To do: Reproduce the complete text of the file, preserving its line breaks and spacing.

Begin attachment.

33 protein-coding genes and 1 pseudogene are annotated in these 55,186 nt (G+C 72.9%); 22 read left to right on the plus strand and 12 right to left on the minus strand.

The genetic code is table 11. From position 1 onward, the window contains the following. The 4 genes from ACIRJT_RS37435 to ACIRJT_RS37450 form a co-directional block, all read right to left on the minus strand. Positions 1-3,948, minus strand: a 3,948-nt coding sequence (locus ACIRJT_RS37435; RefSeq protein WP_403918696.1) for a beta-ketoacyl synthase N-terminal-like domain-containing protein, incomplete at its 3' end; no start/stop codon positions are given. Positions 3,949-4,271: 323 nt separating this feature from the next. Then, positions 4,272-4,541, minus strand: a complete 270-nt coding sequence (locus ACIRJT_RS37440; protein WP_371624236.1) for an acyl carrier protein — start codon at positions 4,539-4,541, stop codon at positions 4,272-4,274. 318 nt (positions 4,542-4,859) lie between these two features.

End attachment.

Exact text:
33 protein-coding genes and 1 pseudogene are annotated in these 55,186 nt (G+C 72.9%); 22 read left to right on the plus strand and 12 right to left on the minus strand.

The genetic code is table 11. From position 1 onward, the window contains the following. The 4 genes from ACIRJT_RS37435 to ACIRJT_RS37450 form a co-directional block, all read right to left on the minus strand. Positions 1-3,948, minus strand: a 3,948-nt coding sequence (locus ACIRJT_RS37435; RefSeq protein WP_403918696.1) for a beta-ketoacyl synthase N-terminal-like domain-containing protein, incomplete at its 3' end; no start/stop codon positions are given. Positions 3,949-4,271: 323 nt separating this feature from the next. Then, positions 4,272-4,541, minus strand: a complete 270-nt coding sequence (locus ACIRJT_RS37440; protein WP_371624236.1) for an acyl carrier protein — start codon at positions 4,539-4,541, stop codon at positions 4,272-4,274. 318 nt (positions 4,542-4,859) lie between these two features.